Sorry Silvanus but probably my least favourite puzzle this year. Thanks to DT for your hints. They were really needed today.

  26. Struggled s bit with this and needed hints for several clues. No real favourites sometimes difficult to pick a standout clue.Though a mornings gardening probaly didn’t help. I hope that not to many of you are sufferring with cabin fever.
    Thanks to DT and setter

  27. Well I have finished it at last and needed help for 25a and 14d as I got my visceral mixed up with eviscerate which is quite mad but then the world is at the moment. Merde indeed. Depressed is an understatement. Thank goodness as I have said before for our noble compilers, our tipsters and gin.

  28. I solved this in two sittings today – pre and post Tesco. We were able to get the few bits we needed but oh my goodness, the empty shelves. I simply don’t understand.

    Anyway, back to the crossword, strangely where I was struggling earlier and not enjoying it particularly, when I got back to it the answers just went straight in and I appreciated it more.

    There were a few which I solved from the definition only and needed DT’s wisdom to explain. All in all satisfying to finish, but not my favourite of the week.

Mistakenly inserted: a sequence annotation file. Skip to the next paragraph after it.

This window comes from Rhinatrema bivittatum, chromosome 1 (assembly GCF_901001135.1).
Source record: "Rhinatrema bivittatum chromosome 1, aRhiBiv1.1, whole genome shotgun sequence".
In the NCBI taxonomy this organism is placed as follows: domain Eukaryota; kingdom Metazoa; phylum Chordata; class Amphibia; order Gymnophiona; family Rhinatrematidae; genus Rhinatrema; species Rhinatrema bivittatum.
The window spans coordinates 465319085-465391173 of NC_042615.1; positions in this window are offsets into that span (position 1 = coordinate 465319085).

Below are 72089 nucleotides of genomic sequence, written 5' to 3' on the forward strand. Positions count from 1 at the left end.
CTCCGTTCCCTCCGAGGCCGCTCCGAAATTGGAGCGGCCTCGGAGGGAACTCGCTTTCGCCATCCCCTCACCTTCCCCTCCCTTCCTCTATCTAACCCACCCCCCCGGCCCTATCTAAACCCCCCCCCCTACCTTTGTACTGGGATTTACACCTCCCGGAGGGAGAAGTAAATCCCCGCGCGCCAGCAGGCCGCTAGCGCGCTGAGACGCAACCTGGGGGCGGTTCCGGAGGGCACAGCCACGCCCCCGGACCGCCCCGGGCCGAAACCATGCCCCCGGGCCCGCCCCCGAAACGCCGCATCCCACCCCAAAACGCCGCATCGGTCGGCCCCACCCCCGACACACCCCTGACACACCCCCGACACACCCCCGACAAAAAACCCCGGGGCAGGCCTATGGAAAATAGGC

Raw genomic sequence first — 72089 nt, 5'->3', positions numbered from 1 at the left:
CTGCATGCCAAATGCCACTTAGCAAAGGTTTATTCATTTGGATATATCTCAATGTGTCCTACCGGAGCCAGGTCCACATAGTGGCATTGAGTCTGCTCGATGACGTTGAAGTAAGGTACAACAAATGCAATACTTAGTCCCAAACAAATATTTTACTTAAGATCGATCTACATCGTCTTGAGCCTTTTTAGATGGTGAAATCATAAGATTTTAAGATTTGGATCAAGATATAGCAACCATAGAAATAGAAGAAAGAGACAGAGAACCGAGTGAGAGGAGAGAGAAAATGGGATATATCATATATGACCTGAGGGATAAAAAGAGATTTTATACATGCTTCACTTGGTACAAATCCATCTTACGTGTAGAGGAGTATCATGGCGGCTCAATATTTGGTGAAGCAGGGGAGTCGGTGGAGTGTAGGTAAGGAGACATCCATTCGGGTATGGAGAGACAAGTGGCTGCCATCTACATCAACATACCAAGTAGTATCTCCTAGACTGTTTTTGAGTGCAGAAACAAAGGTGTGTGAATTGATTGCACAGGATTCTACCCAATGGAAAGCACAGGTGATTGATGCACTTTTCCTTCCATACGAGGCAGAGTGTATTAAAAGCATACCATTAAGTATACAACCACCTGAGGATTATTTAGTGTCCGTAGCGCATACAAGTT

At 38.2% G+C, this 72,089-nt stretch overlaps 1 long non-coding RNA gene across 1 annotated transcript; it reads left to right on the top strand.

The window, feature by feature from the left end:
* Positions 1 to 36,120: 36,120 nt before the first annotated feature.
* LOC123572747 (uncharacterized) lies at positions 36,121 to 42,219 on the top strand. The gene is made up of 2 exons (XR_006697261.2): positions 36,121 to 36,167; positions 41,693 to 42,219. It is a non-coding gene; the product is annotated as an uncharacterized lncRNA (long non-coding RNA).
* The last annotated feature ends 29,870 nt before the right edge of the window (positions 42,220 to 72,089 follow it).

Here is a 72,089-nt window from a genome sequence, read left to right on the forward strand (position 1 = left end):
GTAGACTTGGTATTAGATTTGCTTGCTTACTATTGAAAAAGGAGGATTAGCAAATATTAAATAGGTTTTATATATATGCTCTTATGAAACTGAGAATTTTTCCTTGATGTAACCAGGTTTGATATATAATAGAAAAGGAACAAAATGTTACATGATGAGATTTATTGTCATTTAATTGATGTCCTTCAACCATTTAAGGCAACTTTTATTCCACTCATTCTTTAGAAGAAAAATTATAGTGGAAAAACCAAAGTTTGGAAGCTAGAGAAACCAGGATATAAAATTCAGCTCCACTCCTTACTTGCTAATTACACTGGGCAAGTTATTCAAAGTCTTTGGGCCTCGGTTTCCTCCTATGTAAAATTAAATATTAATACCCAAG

Many thanks to Silvanus and DT

  29. Thanks to Silvanus and to Deep Threat for the review and hints. I managed to solve yesterday’s puzzle, but couldn’t get anywhere with this. Needed the hints for 11,19,27a and 5,14,16d. Had never heard of 11a & 5d, and didn’t know the less well known definition of 25a, even though I guessed the latter. Couldn’t parse 8d.Favourite was 12a. Was 5*/2* for me.

  30. Hats off to Silvanus for creating such a hard puzzle. And many thanks to DT for the hints. I needed a great deal of help on this one but found it interesting to understand how the answers were derived.

    This week, I feel as though I’ve regressed twelve months to when I first joined this site and started solving the cryptics.